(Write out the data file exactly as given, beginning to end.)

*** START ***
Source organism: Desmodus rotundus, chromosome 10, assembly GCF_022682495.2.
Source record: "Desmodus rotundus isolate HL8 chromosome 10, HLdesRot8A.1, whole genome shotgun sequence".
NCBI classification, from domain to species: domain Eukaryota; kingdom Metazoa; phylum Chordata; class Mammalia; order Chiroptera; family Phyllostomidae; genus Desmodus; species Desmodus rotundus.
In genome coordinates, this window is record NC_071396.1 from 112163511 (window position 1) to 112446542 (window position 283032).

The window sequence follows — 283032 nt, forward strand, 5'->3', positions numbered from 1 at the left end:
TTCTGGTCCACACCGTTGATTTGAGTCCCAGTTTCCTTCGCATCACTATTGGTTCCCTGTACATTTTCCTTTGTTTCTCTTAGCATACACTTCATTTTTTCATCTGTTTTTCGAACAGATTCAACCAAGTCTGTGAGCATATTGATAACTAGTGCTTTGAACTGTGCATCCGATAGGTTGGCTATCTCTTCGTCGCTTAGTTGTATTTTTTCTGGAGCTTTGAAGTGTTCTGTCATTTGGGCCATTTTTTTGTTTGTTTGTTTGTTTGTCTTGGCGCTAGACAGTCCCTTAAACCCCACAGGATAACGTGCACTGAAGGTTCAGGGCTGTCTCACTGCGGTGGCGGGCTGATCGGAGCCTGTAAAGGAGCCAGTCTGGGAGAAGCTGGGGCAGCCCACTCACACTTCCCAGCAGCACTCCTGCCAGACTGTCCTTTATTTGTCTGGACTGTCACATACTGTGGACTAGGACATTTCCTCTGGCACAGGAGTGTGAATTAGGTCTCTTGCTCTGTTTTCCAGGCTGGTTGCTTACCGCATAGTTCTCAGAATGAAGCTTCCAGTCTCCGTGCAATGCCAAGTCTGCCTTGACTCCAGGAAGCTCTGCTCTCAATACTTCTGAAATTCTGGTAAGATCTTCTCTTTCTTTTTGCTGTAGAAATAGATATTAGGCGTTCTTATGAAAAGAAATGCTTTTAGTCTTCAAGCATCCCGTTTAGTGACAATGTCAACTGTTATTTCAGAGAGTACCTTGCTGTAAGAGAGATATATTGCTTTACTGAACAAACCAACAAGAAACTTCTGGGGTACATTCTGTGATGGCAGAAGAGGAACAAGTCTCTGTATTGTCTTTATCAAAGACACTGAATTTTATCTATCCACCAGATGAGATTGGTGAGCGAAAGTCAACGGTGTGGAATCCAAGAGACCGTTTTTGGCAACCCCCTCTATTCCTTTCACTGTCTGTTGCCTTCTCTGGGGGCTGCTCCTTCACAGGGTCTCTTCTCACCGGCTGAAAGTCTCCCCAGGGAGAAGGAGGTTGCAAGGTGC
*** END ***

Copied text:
Source organism: Desmodus rotundus, chromosome 10, assembly GCF_022682495.2.
Source record: "Desmodus rotundus isolate HL8 chromosome 10, HLdesRot8A.1, whole genome shotgun sequence".
NCBI classification, from domain to species: domain Eukaryota; kingdom Metazoa; phylum Chordata; class Mammalia; order Chiroptera; family Phyllostomidae; genus Desmodus; species Desmodus rotundus.
In genome coordinates, this window is record NC_071396.1 from 112163511 (window position 1) to 112446542 (window position 283032).

The window sequence follows — 283032 nt, forward strand, 5'->3', positions numbered from 1 at the left end:
TTCTGGTCCACACCGTTGATTTGAGTCCCAGTTTCCTTCGCATCACTATTGGTTCCCTGTACATTTTCCTTTGTTTCTCTTAGCATACACTTCATTTTTTCATCTGTTTTTCGAACAGATTCAACCAAGTCTGTGAGCATATTGATAACTAGTGCTTTGAACTGTGCATCCGATAGGTTGGCTATCTCTTCGTCGCTTAGTTGTATTTTTTCTGGAGCTTTGAAGTGTTCTGTCATTTGGGCCATTTTTTTGTTTGTTTGTTTGTTTGTCTTGGCGCTAGACAGTCCCTTAAACCCCACAGGATAACGTGCACTGAAGGTTCAGGGCTGTCTCACTGCGGTGGCGGGCTGATCGGAGCCTGTAAAGGAGCCAGTCTGGGAGAAGCTGGGGCAGCCCACTCACACTTCCCAGCAGCACTCCTGCCAGACTGTCCTTTATTTGTCTGGACTGTCACATACTGTGGACTAGGACATTTCCTCTGGCACAGGAGTGTGAATTAGGTCTCTTGCTCTGTTTTCCAGGCTGGTTGCTTACCGCATAGTTCTCAGAATGAAGCTTCCAGTCTCCGTGCAATGCCAAGTCTGCCTTGACTCCAGGAAGCTCTGCTCTCAATACTTCTGAAATTCTGGTAAGATCTTCTCTTTCTTTTTGCTGTAGAAATAGATATTAGGCGTTCTTATGAAAAGAAATGCTTTTAGTCTTCAAGCATCCCGTTTAGTGACAATGTCAACTGTTATTTCAGAGAGTACCTTGCTGTAAGAGAGATATATTGCTTTACTGAACAAACCAACAAGAAACTTCTGGGGTACATTCTGTGATGGCAGAAGAGGAACAAGTCTCTGTATTGTCTTTATCAAAGACACTGAATTTTATCTATCCACCAGATGAGATTGGTGAGCGAAAGTCAACGGTGTGGAATCCAAGAGACCGTTTTTGGCAACCCCCTCTATTCCTTTCACTGTCTGTTGCCTTCTCTGGGGGCTGCTCCTTCACAGGGTCTCTTCTCACCGGCTGAAAGTCTCCCCAGGGAGAAGGAGGTTGCAAGGTGC